In a recent issue of Biological Conservation, researchers Joshua J. Horns, Frederick R. Adler, and Çağan H. Şekercioğlu describe a novel approach for using eBird data in bird conservation, in an article entitled Using opportunistic citizen science data to estimate avian population trends.
This study examines if the extensive records gathered by hobby birdwatchers can be used to determine changing trends in bird abundance. To investigate this question, the researchers compared trends in changing abundance over time calculated from two types of data: formal bird census data, which has long been considered the gold standard for determining population trends, and checklists of birds that have been gathered and submitted to eBird by birdwatchers.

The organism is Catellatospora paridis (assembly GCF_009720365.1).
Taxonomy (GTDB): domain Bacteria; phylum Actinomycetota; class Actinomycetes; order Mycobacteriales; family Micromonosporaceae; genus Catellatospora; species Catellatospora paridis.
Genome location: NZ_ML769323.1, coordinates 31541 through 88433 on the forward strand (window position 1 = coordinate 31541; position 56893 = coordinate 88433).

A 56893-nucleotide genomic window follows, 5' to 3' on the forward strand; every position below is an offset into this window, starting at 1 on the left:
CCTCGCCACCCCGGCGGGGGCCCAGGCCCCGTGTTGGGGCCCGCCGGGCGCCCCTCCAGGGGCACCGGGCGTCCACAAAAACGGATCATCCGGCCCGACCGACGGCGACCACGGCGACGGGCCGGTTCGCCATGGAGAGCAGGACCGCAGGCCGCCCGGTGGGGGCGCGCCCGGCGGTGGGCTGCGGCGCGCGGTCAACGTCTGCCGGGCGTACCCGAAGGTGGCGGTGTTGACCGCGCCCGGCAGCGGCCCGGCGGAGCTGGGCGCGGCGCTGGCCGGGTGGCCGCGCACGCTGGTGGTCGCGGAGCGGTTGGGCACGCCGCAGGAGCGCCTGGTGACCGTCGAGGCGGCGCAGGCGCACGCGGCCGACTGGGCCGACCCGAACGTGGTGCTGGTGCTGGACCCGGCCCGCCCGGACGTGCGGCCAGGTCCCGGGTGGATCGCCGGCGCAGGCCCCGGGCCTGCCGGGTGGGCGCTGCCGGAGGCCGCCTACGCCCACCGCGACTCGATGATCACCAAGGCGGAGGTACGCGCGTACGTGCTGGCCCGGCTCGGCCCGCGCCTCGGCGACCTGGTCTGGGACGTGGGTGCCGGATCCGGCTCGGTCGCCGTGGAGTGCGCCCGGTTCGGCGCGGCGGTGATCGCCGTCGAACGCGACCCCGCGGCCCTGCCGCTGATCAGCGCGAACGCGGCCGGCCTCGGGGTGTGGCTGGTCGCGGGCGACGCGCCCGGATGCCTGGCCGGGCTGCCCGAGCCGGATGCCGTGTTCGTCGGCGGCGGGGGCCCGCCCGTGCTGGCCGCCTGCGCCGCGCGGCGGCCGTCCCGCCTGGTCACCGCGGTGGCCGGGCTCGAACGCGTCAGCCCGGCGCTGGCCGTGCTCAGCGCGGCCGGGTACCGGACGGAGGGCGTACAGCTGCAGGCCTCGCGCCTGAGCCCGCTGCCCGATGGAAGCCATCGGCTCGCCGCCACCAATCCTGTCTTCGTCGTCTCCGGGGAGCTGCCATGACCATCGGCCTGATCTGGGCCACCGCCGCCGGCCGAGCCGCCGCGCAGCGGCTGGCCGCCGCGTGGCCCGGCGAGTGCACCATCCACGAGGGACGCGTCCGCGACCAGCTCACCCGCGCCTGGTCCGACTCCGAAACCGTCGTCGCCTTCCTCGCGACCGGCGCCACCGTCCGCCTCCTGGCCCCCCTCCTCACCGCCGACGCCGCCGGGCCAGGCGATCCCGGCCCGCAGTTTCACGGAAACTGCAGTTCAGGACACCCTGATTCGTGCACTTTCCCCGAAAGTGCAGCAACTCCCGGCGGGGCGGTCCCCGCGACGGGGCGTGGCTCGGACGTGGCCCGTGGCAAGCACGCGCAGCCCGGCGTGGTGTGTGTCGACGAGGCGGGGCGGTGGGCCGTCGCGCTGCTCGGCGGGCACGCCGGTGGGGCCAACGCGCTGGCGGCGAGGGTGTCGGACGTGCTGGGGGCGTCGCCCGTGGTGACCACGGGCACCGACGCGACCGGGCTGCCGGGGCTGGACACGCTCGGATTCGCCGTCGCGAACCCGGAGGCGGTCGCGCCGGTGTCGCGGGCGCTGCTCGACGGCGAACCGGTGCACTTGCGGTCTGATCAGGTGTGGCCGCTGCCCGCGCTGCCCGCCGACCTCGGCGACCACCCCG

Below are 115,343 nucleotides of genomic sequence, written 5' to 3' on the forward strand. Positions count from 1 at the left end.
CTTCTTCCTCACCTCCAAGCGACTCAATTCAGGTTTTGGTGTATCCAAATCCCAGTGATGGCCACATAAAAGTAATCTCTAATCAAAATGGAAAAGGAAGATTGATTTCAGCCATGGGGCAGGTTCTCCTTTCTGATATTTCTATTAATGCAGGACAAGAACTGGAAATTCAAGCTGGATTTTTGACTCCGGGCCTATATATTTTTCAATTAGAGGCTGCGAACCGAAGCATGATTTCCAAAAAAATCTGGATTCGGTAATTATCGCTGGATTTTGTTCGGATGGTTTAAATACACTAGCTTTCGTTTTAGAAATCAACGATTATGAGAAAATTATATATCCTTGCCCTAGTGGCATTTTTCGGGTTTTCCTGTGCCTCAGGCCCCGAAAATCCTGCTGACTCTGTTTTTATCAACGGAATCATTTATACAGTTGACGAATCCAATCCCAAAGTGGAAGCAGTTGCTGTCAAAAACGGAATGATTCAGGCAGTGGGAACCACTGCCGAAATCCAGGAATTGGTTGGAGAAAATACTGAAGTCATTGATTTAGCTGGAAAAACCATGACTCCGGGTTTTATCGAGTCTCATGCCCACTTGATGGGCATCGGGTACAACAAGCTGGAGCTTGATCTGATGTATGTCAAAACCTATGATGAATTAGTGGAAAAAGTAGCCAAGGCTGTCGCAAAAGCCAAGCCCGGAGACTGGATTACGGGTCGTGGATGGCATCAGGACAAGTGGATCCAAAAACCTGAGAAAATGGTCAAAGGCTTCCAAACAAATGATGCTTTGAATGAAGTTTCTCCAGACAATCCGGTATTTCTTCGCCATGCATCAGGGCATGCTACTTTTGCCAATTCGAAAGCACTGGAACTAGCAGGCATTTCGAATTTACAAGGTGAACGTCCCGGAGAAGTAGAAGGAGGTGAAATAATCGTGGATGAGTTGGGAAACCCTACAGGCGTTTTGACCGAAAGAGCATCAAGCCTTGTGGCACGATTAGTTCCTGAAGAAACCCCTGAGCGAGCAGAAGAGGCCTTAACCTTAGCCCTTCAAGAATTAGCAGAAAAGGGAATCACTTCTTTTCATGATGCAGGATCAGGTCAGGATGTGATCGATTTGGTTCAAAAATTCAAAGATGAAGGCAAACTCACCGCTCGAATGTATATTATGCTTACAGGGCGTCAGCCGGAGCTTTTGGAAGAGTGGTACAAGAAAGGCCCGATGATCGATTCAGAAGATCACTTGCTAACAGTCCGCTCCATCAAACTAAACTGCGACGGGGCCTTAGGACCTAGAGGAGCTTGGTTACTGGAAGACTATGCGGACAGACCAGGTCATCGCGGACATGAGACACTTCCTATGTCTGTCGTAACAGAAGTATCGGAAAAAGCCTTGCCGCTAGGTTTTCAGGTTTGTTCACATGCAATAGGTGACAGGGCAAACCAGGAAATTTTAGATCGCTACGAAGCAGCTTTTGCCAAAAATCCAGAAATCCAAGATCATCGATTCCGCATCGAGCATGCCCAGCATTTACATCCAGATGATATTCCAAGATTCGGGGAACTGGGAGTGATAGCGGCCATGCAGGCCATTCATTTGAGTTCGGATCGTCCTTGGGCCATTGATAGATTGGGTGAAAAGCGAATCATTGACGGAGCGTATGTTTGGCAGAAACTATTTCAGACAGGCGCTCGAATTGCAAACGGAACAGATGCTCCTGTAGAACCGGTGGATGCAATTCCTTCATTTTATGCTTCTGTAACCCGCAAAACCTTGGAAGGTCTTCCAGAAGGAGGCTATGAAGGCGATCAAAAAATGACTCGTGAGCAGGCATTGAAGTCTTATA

eBird, a large citizen science database organized and maintained by the Cornell Laboratory of Ornithology, currently contains over 26 million checklists of birds submitted by over 330,000 users. This study finds that trends produced by eBird data are almost identical to the trends produced by the bird census data, in terms of which bird species are increasing and decreasing, and the rates of population change.
The researchers also conclude that estimating changes over time from eBird data is best suited for widespread species, and improves with greater numbers of checklists. This validated eBird approach could be particularly valuable in tropical countries that lack formal bird census programs, where checklist submissions are increasing rapidly.
This study is a dramatic example of how well-designed, well-funded, and creatively analyzed citizen science programs can contribute to the science of conservation biology!